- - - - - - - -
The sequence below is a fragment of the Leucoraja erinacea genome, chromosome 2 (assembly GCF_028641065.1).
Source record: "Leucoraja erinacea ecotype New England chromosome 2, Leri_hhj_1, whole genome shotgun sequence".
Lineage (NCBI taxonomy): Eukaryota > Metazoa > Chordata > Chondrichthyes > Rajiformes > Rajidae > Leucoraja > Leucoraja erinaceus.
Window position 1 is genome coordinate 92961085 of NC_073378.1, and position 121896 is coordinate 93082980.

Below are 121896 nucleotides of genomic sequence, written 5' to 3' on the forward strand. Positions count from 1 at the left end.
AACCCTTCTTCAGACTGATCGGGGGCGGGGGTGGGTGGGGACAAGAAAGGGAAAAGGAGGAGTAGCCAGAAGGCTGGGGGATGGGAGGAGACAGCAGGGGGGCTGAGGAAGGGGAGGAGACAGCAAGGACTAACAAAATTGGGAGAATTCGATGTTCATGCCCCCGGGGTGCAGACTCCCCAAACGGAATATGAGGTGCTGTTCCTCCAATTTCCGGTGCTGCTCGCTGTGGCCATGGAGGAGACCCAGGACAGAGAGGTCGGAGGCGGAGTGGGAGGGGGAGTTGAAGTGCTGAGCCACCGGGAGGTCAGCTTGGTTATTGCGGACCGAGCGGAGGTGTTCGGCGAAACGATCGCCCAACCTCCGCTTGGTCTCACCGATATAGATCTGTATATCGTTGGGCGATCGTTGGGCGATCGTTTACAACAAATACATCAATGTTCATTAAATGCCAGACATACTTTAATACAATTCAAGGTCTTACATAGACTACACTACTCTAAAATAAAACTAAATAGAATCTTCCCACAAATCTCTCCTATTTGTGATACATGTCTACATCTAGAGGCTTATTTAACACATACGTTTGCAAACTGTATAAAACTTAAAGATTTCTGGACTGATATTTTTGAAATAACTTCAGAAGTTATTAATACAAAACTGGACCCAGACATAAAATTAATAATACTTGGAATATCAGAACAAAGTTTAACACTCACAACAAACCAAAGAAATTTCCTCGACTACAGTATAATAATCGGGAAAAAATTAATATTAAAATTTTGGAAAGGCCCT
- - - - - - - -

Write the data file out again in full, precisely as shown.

The sequence below is a fragment of the Leucoraja erinacea genome, chromosome 2 (assembly GCF_028641065.1).
Source record: "Leucoraja erinacea ecotype New England chromosome 2, Leri_hhj_1, whole genome shotgun sequence".
Lineage (NCBI taxonomy): Eukaryota > Metazoa > Chordata > Chondrichthyes > Rajiformes > Rajidae > Leucoraja > Leucoraja erinaceus.
Window position 1 is genome coordinate 92961085 of NC_073378.1, and position 121896 is coordinate 93082980.

Below are 121896 nucleotides of genomic sequence, written 5' to 3' on the forward strand. Positions count from 1 at the left end.
AACCCTTCTTCAGACTGATCGGGGGCGGGGGTGGGTGGGGACAAGAAAGGGAAAAGGAGGAGTAGCCAGAAGGCTGGGGGATGGGAGGAGACAGCAGGGGGGCTGAGGAAGGGGAGGAGACAGCAAGGACTAACAAAATTGGGAGAATTCGATGTTCATGCCCCCGGGGTGCAGACTCCCCAAACGGAATATGAGGTGCTGTTCCTCCAATTTCCGGTGCTGCTCGCTGTGGCCATGGAGGAGACCCAGGACAGAGAGGTCGGAGGCGGAGTGGGAGGGGGAGTTGAAGTGCTGAGCCACCGGGAGGTCAGCTTGGTTATTGCGGACCGAGCGGAGGTGTTCGGCGAAACGATCGCCCAACCTCCGCTTGGTCTCACCGATATAGATCTGTATATCGTTGGGCGATCGTTGGGCGATCGTTTACAACAAATACATCAATGTTCATTAAATGCCAGACATACTTTAATACAATTCAAGGTCTTACATAGACTACACTACTCTAAAATAAAACTAAATAGAATCTTCCCACAAATCTCTCCTATTTGTGATACATGTCTACATCTAGAGGCTTATTTAACACATACGTTTGCAAACTGTATAAAACTTAAAGATTTCTGGACTGATATTTTTGAAATAACTTCAGAAGTTATTAATACAAAACTGGACCCAGACATAAAATTAATAATACTTGGAATATCAGAACAAAGTTTAACACTCACAACAAACCAAAGAAATTTCCTCGACTACAGTATAATAATCGGGAAAAAATTAATATTAAAATTTTGGAAAGGCCCT